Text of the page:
Towards the end of his recent book America On Trial: A Defense of the Founding, Robert Reilly sketches out an argument about the pedagogical importance of defending the philosophical principles underlying the American project. In particular, Reilly observes that the tendency among a number of prominent conservative intellectuals to declare that the American experiment was a failure from the start—that all the pathologies of 2020 should reasonably have been foreseen in 1789—cannot help but have a profoundly demoralizing effect on the next generation of theologically orthodox young people.
Naturally Patrick Deneen, Reilly’s principal interlocutor, rejects this characterization. But it isn’t just Reilly who makes this point: John Zmirakand Vincent Phillip Muñoz have pointed to similar tendencies among their students. And a particularly notable example of this demoralization is Will Arbery’s remarkable play Heroes of the Fourth Turning—recently a finalist for the Pulitzer Prize for Drama—which centers on four young Catholics’ attempt to figure out what it means to live in the modern age.
The genius of Arbery’s play is that his four characters exemplify the same types of young Christians that one encounters on campuses right now. One has become a disciple of Republican politics; another promotes localism and withdrawal from the world, along the lines of Rod Dreher’s “Benedict Option”; a third struggles to balance her convictions with a temptation toward sentimentality; and a fourth wrestles with his own besetting personal sins while longing for a restored, harmonious Christian polity.
Critically, Arbery’s play refuses to provide any easy answers. From start to finish, his four protagonists remain tormented, despondent, and (with the exception of the politico) unable to commit to any real life path. With threats pressing in on every side, the only proper responses to modernity must be essentially reactionary ones. And when all’s said and done, much of this boils down to the fact that, for those of a conservative disposition, there is no longer a clear answer to the question what ought we conserve? And what is the society we should be building toward?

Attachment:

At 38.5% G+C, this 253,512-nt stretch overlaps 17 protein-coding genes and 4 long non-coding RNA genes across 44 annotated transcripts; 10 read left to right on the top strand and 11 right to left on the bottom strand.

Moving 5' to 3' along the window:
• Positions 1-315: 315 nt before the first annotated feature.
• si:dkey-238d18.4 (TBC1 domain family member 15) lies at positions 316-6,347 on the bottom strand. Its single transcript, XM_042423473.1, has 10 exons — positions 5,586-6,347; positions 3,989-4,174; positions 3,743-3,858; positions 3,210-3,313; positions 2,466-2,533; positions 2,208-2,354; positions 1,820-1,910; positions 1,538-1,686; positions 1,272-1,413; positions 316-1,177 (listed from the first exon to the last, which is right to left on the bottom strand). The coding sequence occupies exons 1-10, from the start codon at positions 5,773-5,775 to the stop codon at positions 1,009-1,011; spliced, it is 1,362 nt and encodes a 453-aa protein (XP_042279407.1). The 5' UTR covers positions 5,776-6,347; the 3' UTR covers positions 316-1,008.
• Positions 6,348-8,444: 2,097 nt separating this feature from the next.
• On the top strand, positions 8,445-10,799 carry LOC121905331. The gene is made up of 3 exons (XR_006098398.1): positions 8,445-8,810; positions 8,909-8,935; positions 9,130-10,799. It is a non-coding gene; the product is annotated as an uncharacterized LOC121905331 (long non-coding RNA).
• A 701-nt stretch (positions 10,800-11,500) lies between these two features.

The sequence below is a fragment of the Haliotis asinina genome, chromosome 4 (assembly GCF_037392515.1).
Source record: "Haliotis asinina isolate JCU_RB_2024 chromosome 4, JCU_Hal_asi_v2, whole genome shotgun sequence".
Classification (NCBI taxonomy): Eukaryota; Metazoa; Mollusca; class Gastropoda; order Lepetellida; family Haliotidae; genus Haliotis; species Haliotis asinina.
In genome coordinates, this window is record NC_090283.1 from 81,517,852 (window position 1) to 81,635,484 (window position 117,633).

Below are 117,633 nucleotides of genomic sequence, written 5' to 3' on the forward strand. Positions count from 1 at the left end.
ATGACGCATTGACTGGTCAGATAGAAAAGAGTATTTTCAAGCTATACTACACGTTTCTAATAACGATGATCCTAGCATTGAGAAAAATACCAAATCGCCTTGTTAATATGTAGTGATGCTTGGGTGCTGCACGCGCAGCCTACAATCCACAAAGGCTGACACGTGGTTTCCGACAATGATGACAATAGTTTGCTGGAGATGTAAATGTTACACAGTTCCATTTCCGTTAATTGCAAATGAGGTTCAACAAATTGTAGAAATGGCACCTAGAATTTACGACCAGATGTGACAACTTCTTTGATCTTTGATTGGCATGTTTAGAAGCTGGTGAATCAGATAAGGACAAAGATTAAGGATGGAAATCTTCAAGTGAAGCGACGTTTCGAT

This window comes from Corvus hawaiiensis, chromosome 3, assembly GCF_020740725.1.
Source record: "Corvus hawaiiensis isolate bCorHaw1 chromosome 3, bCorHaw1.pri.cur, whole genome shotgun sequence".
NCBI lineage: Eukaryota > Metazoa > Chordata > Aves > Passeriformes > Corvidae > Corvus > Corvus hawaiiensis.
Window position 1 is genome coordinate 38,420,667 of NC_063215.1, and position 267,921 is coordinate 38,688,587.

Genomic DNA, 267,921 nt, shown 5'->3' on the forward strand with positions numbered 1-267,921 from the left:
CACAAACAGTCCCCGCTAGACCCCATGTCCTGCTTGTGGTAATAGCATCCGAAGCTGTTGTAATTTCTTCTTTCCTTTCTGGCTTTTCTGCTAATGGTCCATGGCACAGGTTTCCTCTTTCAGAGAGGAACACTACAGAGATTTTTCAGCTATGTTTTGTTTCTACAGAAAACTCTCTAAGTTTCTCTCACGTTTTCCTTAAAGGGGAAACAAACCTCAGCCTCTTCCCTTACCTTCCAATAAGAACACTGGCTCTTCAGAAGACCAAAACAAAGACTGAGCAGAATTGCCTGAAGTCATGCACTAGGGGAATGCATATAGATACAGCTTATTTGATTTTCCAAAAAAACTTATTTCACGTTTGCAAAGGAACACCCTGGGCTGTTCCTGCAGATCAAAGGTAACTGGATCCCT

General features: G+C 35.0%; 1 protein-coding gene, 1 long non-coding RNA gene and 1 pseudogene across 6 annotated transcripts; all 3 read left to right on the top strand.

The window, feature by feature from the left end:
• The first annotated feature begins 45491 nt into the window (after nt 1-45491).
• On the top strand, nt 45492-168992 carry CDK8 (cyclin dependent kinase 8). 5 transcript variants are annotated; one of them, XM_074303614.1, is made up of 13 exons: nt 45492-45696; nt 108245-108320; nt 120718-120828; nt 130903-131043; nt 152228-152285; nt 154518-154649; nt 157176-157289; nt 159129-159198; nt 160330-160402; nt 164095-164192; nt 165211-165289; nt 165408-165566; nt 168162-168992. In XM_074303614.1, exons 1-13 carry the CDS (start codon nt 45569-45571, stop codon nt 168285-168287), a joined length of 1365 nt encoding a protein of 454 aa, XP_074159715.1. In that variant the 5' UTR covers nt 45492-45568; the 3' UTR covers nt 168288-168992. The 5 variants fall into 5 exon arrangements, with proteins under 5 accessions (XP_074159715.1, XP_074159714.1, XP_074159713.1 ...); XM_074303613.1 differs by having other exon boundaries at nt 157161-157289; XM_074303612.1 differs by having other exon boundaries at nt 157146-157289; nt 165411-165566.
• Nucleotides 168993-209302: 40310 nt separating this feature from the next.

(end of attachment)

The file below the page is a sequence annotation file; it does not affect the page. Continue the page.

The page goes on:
The cupboard is rather bare. Deneen makes only a halfhearted attempt to answer the obvious question raised by his work, with some vague gestures toward a “populist Aristotelianism.” Other alternatives include the integralists, who increasingly seem to have ditched Thomas Aquinas in favor of Nazi legal theorist Carl Schmitt—and, of course, there are libertarians and Trumpians to spare. But none of this, in my experience, has tended to prove particularly satisfying to those in search of a substantive Christian political theology.
To be sure, Reilly, Zmirak, and Muñoz are all Catholics, and there is certainly a longstanding tradition of Catholic discomfort with Americans’ broad rejection of continental throne-and-altar politics. (This same discomfort prompted conservative Catholic journalist Brent Bozell, in the mid-twentieth century, to decamp for Francisco Franco’s Spain.)
But it bears mention that this sense of civic inactivity or anomie isn’t limited to Catholics. I haven’t seen any other Protestants writing about it yet, but I’ve certainly observed it in the lives of those I know personally, and from plenty of other graduates of evangelical schools. In fact, I would go so far as to say we are experiencing a moment of intellectual paralysis among those best poised to play a leadership role in the Christian future.
If I had to speculate, I might suggest that this has something to do with the way in which theologically conservative intellectual histories tend to proceed. In these types of histories, the historical process is often framed as a matter of seamless chains of ideas that necessitated certain outcomes causally: Ockham led to metaphysical nominalism, which led to the collapse of natural law, which led to the rise of authoritarianism, and so on.